Almost three decades later, AT&T is stronger than ever and reaches for an unprecedented opportunity to unleash its power on the U.S. wireless market. Is it time to tear AT&T up again? This time, for good?
When AT&T announced on Sunday that it would acquire T-Mobile USA from Deutsche Telekom for $39 billion, there was a subtle, but very noticeable tone in media reports and first analyst quotes that did not so much focus on the overall change this acquisition would bring to T-Mobile customers, but the fact of whether this merger could pass antitrust concerns of the U.S. government. Strangely enough, AT&T is very careful pitching the fact that it is about to create the largest U.S. wireless carrier with a subscriber base that eclipses Verizon Wireless' 100 million customers by about 30%.
In 1982, it was widely believed that AT&T cut its own throat by agreeing to break itself up into several smaller firms and separate its long-distance and local telephone business. The 1984 break-up resulted in one long-distance provider (AT&T) and seven "Baby Bells" that provided local telephone service in different regions. The reason for the antitrust investigation back then was AT&T's vertical organization and dominance in long-distance and local phone service that allowed the company to stifle competition and offer unreasonable rates of high local and long distance rates, or poor local service to other long distance providers. The DOJ also had concerns of AT&T's cost shifting between its regulated and unregulated businesses.
Three decades have changed the telecommunications landscape dramatically. Technologies and economics have revolutionized the industry. What has remained the same, however, is the thrive of an AT&T to recreate what was broken up. Today's AT&T has been formed by a series of big mergers. In February 2005, SBC acquired the former parent company AT&T for about $16 billion and subsequently renamed itself to AT&T, arguing that the brand would have more market power than SBC. SBC itself was created by the purchase of the Regional Bell Operating Company (RBOC) Pacific Telesis in 1997, SNET in 1998 and the RBOC Ameritech in 1999. The combination of SBC and AT&T combined local and long distance service once again, and added several more assets, including wireless services and DSL broadband assets. The AT&T as we know it today has been in existence since November 2005 and is, in the view of history, a mega corp built by SBC. In March 2006, AT&T bought BellSouth for $86 billion and you had to wonder already back then why the government bothered to force a break up 24 years earlier.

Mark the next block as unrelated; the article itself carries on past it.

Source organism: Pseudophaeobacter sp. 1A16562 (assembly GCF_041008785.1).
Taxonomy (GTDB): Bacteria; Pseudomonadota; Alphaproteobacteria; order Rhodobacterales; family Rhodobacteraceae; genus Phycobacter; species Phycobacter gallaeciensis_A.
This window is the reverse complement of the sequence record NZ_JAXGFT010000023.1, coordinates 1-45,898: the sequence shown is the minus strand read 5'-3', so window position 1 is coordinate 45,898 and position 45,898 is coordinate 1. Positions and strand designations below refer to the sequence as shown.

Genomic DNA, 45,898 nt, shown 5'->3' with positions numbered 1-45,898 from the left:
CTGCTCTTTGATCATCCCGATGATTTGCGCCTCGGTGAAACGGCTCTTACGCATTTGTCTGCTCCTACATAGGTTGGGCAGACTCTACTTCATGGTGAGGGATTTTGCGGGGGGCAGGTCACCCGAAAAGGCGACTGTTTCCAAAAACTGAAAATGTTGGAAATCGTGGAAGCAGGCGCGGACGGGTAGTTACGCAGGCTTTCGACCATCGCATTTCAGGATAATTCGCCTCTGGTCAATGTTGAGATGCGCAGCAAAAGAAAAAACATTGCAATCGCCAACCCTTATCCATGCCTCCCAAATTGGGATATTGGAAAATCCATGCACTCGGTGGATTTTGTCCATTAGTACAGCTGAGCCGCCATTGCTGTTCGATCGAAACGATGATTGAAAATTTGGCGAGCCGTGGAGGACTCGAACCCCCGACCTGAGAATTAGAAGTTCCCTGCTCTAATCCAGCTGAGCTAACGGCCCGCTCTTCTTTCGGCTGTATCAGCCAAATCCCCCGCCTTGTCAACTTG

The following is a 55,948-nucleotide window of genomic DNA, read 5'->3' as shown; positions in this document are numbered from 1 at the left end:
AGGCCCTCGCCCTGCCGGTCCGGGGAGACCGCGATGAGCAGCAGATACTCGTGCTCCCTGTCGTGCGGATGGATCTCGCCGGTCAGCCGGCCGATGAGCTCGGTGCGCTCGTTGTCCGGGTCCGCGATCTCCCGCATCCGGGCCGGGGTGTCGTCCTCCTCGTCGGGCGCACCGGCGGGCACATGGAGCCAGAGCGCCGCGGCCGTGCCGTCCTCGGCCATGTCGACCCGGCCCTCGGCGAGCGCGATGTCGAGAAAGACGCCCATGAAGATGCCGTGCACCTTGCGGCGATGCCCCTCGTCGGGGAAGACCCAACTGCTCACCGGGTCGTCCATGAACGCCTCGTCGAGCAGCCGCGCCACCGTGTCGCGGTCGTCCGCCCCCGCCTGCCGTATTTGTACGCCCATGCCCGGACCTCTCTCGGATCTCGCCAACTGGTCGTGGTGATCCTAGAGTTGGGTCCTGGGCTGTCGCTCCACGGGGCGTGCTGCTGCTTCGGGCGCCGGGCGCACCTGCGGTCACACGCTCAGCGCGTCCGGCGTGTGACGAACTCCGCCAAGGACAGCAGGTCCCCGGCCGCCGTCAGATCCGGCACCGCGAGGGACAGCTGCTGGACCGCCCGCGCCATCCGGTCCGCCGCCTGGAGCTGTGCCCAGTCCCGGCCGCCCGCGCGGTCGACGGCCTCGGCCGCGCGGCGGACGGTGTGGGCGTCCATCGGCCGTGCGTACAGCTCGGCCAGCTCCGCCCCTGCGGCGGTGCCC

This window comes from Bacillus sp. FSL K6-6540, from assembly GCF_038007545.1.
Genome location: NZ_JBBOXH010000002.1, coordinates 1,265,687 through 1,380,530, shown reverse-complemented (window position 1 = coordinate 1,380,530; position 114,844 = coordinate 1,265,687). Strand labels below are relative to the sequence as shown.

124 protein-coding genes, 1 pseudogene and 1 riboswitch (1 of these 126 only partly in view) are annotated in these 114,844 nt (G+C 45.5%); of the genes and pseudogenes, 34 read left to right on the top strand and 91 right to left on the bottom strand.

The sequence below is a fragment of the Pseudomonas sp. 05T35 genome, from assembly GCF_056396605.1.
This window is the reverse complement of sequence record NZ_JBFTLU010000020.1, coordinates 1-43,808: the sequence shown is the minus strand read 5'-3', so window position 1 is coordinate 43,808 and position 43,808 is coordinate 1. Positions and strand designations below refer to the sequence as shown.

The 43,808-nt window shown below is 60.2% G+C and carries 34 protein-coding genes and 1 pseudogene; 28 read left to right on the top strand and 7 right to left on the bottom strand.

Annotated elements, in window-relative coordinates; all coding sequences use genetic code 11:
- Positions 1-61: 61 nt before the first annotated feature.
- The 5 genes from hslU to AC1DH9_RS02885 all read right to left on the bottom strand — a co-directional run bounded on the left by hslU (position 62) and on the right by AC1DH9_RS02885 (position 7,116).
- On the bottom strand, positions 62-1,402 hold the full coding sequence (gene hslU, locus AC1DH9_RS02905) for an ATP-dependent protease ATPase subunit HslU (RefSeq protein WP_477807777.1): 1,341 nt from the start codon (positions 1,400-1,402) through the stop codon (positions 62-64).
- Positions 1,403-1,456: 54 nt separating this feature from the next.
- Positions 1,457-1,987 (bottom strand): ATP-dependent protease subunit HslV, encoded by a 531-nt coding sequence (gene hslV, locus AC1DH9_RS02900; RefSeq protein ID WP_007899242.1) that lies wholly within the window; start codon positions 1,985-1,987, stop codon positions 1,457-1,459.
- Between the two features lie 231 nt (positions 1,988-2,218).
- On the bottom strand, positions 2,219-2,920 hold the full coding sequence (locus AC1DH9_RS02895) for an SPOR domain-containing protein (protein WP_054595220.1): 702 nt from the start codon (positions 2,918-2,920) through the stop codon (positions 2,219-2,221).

Today, AT&T is the largest fixed telephony provider in the U.S., a leading broadband provider, one of the largest TV service providers and the acquisition of T-Mobile would make it the largest cellular provider with 130 million subscribers and a total subscriber base of about 250 million customers. Prior to the acquisition of AT&T, the company was considered to be the 7th largest U.S. company in terms of annual revenue ($124.3 billion in 2010). It employs 294,600 people and is listed by Forbes as the 13th largest company in terms of market cap. The company recently listed its total assets at a value of $269.3 billion, while the market cap is at $154.9 billion. In 2010 alone, the business operations created a positive cash flow of $35.0 billion, while the net income was about $19.9 billion. The most profitable segment is the wireless business, which brought in revenues of $58.5 billion and a profit of $15.3 billion. The wireline business is quickly deteriorating and delivered $7.8 billion on revenues of $61.2 billion. The DSL business already generates more profit than the voice business ($7.1 billion versus $6.6 billion). From every angle, AT&T has become a massive financial success with massive market reach. AT&T has no problems flaunting its market power, including price increases without an improvement of its service, which the company can sustain largely because of its market power. The acquisition of T-Mobile will give AT&T an entirely new opportunity in the wireless market by eliminating choice for consumers.